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Whole Foods

The president of Whole Foods proposed some health insurance reform ideas that did not involve rainbow farting unicorns or pixie dust. So, the hand-wringing and righteous (odd qualities when asking for free federal money) call for a boycott.

We don’t have those around here. But if we did, I’d probably shop there.

12 Responses to “Whole Foods”

  1. Mike Says:

    I don’t call that place Whole Paycheck for no reason. Plus too smug and self righteous. If your local grocery chain has a high end version it’d probably be better (e.g. in Texas, th HEB chain has stores called Central Market, more focus on gourmet/foodie and even better food for the high prices).

  2. Standard Mischief Says:

    More common sense like this please. Unfortunate I tend to avoid “whole paycheck” because the place can literary double your grocery bill. But it’s the place to go, I suppose, if you really need coffee beans that have already passed through the digestive tract of a civet.

    I’m always a bit skiddish, however, when someone says “tort reform”. We do need something to winnow out the frivolous lawsuits before they manage to rack up more than one or two billable hours.

    Still, for the lefties that everyday buy consumer items that have benefited (by being dirt cheap) from free market economics (tennis balls, disposable plastic forks, elbow macaroni…), it’s amazing to see them come to the conclusion that somehow the free market won’t do the same for MRIs, X-rays, and doctors visits.

    I’d probably add something to the list to keep emergency care costs in-line with care you can actually negotiate for first. (i.e. that x-ray that you shop around for and get at $80 should not cost $2000 if you come in on a stretcher and can’t give informed consent because someone T-boned you with their Government Motors Chevy Volt.

  3. Boondoggie Says:

    It’s a shame that Whole Foods insists on being an unarmed victim zone. In NC they put up the “No Concealed Weapons” signs that force law abiding citizens to go unarmed. I like what the CEO had to say, but I still refuse to support businesses that would put my life at risk.

  4. D2k Says:

    In Texas Whole Foods has a sign that says “no unlicensed guns” or something strange like that.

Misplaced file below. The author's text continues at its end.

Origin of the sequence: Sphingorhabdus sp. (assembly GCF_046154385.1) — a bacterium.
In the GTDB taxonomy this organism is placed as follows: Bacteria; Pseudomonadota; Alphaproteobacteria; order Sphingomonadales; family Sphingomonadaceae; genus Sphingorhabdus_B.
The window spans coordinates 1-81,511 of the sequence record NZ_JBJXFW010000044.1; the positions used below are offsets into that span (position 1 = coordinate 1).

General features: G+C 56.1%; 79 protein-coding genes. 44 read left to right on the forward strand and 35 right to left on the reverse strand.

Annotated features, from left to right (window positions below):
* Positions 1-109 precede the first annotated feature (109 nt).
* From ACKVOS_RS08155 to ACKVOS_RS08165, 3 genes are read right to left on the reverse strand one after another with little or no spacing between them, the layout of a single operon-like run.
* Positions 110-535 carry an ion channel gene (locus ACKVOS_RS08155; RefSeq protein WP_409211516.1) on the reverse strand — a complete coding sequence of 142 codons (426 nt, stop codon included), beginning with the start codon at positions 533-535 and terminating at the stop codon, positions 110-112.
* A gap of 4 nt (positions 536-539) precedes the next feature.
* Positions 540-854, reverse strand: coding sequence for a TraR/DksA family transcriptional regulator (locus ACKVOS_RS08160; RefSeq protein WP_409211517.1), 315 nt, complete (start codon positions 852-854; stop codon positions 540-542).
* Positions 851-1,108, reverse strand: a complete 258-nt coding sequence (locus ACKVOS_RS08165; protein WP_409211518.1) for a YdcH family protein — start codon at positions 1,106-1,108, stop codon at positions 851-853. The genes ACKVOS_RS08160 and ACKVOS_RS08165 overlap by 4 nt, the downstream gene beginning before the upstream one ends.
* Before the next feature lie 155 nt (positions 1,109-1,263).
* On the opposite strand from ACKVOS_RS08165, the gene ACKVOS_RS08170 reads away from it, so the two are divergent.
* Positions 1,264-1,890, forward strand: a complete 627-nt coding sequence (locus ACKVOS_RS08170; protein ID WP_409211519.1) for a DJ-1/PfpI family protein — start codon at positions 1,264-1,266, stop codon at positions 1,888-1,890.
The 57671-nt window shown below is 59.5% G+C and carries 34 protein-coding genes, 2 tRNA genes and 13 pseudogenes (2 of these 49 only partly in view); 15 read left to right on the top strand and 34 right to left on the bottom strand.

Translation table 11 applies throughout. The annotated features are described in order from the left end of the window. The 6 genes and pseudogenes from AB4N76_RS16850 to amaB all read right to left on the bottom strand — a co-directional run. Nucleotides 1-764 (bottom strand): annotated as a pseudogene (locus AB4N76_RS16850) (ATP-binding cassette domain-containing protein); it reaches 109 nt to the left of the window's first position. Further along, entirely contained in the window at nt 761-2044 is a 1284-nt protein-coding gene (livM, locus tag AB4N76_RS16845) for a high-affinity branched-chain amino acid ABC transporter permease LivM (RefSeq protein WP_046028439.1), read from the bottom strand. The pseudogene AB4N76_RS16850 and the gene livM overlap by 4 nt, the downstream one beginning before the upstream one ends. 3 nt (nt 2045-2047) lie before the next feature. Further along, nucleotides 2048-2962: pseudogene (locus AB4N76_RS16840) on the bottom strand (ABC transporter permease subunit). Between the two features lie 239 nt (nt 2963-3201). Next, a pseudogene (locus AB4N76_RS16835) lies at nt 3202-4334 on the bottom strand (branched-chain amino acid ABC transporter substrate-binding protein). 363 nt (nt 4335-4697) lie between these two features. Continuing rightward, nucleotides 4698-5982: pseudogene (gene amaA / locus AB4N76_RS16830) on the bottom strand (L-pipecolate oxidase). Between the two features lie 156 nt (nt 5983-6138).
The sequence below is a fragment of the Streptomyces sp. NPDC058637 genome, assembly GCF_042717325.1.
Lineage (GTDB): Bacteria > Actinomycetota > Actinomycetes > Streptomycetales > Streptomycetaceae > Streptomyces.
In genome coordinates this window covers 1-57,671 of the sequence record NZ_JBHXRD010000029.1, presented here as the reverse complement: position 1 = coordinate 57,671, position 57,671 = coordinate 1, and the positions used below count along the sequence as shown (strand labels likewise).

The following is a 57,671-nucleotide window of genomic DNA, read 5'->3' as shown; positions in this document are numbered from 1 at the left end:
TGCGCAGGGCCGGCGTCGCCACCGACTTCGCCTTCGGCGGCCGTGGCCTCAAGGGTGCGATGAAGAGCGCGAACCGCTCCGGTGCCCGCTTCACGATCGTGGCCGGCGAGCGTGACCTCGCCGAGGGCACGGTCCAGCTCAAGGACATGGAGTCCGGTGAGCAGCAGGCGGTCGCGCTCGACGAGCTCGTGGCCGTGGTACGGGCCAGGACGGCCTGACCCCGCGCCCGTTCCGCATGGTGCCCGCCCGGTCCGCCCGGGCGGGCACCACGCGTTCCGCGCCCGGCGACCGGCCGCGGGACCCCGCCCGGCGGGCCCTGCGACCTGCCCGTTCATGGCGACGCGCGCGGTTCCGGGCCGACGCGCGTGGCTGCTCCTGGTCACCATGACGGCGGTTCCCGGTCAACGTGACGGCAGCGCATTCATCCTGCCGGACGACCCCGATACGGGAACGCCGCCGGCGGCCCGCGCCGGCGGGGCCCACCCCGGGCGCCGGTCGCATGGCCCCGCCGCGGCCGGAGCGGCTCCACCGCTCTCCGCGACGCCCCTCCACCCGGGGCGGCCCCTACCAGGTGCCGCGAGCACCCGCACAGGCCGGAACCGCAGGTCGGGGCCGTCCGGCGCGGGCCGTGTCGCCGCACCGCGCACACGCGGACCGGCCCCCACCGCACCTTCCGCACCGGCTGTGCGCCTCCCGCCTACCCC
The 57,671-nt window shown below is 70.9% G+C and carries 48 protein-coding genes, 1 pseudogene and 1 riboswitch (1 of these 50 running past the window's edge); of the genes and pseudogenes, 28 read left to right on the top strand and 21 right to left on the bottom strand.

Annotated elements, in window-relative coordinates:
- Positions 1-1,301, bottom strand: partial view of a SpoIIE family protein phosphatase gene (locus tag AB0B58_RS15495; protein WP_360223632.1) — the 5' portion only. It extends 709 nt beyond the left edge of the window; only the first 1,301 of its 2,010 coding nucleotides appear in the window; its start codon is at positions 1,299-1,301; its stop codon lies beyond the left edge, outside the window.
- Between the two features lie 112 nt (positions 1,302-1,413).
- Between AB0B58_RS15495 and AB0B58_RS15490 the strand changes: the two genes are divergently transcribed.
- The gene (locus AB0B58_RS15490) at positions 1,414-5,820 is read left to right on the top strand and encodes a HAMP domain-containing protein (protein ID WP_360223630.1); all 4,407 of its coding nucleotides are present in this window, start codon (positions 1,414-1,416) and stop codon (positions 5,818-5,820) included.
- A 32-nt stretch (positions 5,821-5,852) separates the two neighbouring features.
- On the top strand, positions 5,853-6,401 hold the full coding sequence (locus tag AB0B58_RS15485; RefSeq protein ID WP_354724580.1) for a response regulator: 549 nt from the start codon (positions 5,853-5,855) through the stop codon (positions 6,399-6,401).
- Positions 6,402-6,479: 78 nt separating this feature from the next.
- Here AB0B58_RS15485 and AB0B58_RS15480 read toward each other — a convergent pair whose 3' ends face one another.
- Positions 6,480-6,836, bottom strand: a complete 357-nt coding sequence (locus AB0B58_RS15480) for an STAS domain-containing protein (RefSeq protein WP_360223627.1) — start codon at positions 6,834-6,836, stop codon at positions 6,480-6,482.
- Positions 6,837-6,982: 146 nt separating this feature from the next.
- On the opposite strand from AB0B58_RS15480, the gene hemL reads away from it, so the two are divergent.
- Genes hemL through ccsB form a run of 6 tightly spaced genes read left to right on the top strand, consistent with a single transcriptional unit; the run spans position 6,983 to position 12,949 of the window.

Which is of course a meaningless sign in the state of Texas (no gun signs have to follow certain rules).
    I don’t think Central Market has any no gun signs, but not sure haven’t been in there in a while.

  5. Macbrun Says:

    Have one nearby, clientele are your typical Eastern, liberal elite (I know, redundant) and arrogant as hell (again, redundantly repetitive). I’d love to see the shock on their faces if they find out that the CEO of their overpriced grocery store is a Libertarian!

  6. Ed Rasimus Says:

    I favor Central Market over Whole Foods as well, although both have an excellent array of gourmet goodies. Whole Foods lost my business, however, when I got a spiel about “over-fishing” and ecological preservation for the future generations when I went looking for some Chilean Sea Bass.

    As noted the “no gun signs” in the Great State of Texas have to be quite specifically prepared in accordance with regulations to have any legal relevance. They seldom are. Ain’t TX great?

    Bottom line of all of this, however, is that the libs can’t stand any disagreement by anyone at any time. They will even eat their young to stay on message and squelch dissent.

    Health care is looking dead on arrival in Sept. And increasingly the millenium of one party rule seems to have been still-born as America wakes up.

  7. nk Says:

    You guys in Texas can get USDA prime beef at your corner newsstand, probably. Up here, in Illinois, I have to either buy it in bulk from Halsted Street, or go to Whole Foods.